There is a common misconception – from the name in all likelihood – that woodworm is actually a worm when, in fact, it is a beetle. There are different species of wood worm in the UK;
- Common furniture beetle
- Deathwatch beetle
- House longhorn beetle
- Powderpost beetle
All 4 of these species will invade and eat wooden items of furniture and the like and, when the larvae of these woof-boring beetles emerge into adulthood, they will leave.
But how do you know it is woodworm?
Your woodwork – skirting boards, furniture etc. – could be harbouring woodworm without you knowing it. Wood can be ‘infected’ with the eggs or larvae without it being noticed by you and woodworm infestations, in some cases, are not discovered for many years.
And don’t think because you live in a newly built property that you are immune from woodworm – it is not an infestation that affect old properties only!
The woodworm signs
There are many tell-take signs, including;
- The most obvious are small, round holes in wooden items or structures (it will look like the small pin head holes in a dartboard)
- Around these holes there may be a fine, powdery dust, known as frass
- Edges of wooden items can also appear crumbly
- Adult beetles may also be seen emerging from the holes or be seen in the house
- Some infestations are also reported where the obvious holes are not so apparent, but people find the frass – this is still a sign of woodworm.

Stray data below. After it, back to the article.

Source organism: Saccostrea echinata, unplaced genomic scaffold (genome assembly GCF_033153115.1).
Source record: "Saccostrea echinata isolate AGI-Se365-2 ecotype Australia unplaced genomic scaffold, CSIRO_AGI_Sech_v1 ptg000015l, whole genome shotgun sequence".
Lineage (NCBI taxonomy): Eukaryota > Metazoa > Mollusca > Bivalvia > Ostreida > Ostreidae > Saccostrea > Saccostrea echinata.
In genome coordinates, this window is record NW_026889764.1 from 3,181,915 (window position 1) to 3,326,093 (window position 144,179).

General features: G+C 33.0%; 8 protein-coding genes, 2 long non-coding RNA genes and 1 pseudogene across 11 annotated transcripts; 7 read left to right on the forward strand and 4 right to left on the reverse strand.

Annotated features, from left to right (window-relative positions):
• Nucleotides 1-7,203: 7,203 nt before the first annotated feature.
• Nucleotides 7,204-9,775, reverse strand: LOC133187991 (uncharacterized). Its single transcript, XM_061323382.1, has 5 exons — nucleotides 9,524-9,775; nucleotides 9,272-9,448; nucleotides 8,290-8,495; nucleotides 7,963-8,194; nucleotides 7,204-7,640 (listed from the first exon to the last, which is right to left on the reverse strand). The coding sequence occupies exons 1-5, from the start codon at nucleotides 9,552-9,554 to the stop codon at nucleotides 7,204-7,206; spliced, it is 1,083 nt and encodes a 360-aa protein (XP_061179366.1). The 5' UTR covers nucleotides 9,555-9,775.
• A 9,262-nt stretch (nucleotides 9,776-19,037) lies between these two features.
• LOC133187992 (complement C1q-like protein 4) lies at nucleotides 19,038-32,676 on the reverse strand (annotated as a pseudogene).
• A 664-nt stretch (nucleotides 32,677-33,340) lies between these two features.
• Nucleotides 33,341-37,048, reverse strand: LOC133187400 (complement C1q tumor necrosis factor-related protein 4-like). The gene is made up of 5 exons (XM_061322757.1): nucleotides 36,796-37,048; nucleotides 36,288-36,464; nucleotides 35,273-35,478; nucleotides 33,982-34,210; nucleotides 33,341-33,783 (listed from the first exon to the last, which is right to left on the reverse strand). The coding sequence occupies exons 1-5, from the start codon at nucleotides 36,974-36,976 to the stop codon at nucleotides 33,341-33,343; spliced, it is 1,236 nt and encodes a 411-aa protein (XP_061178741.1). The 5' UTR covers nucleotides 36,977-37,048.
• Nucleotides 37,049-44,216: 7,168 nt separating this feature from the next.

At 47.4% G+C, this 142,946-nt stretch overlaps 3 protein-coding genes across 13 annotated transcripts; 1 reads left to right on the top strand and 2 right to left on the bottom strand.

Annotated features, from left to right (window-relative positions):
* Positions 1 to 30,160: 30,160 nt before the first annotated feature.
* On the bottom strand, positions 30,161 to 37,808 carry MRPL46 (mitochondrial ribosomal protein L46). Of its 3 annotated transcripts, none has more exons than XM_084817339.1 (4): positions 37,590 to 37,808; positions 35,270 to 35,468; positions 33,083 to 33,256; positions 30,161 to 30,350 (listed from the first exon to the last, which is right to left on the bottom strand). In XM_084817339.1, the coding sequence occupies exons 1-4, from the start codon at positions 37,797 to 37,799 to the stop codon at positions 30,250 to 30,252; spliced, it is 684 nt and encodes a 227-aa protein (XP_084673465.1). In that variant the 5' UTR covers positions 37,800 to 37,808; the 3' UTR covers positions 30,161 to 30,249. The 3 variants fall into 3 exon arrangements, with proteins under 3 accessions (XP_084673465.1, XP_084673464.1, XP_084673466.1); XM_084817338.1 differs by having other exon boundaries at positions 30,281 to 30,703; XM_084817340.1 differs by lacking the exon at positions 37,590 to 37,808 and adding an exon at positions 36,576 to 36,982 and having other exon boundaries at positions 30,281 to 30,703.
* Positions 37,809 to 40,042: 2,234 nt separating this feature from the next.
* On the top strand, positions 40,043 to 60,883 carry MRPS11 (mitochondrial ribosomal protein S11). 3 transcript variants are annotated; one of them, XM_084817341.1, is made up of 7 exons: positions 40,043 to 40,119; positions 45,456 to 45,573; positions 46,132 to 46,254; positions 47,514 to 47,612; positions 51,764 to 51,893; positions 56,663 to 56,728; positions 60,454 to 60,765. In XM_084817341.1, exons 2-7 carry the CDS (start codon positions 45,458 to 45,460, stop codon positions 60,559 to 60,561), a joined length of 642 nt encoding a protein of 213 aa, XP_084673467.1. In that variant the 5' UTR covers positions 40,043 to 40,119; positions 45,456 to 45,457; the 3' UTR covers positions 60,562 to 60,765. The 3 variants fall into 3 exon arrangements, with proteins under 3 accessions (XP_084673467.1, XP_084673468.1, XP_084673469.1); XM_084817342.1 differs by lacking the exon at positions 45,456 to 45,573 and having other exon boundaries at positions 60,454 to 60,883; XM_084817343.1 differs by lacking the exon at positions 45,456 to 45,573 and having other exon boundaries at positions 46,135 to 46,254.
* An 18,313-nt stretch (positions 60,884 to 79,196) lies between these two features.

However, the difficulties lay in the fact that sometimes, the adult beetle has left and you are finding old damage…
The holes commonly associated with woodworm are made when the adult leaves the wood to breed. This occurs between May and September each year. You can cover these holes with masking tape or emulsion over the winter months and check for disturbance in the spring – if there is, the woodworm infestation is active.
Woodworm opt for wood that has a high moisture content, over 18% although, for short periods, they can live in wood that is drier. It is possible to have the humidity of wood ‘measured’, a good tip if you think your property may be susceptible to woodworm.
Possible infestations can be avoided by taking steps such as:
- Keeping humidity levels low in a property is helpful, as is checking humidity levels within wood
- Any non-structural wood items that are infested should be removed as soon as possible to prevent the spread of woodworm
- It is possible to install ‘traps’ in areas such as lofts that are often under-ventilated; this stifled air is something woodworks like but these traps can capture the emerging adults
Think you have a woodworm problem?
It is important to get it checked out to as leaving an infestation can mean it takes hold across the home or property – and what could have been a relatively inexpensive problem to fix could now cost thousands of pounds not only in pest control work but structural repair too.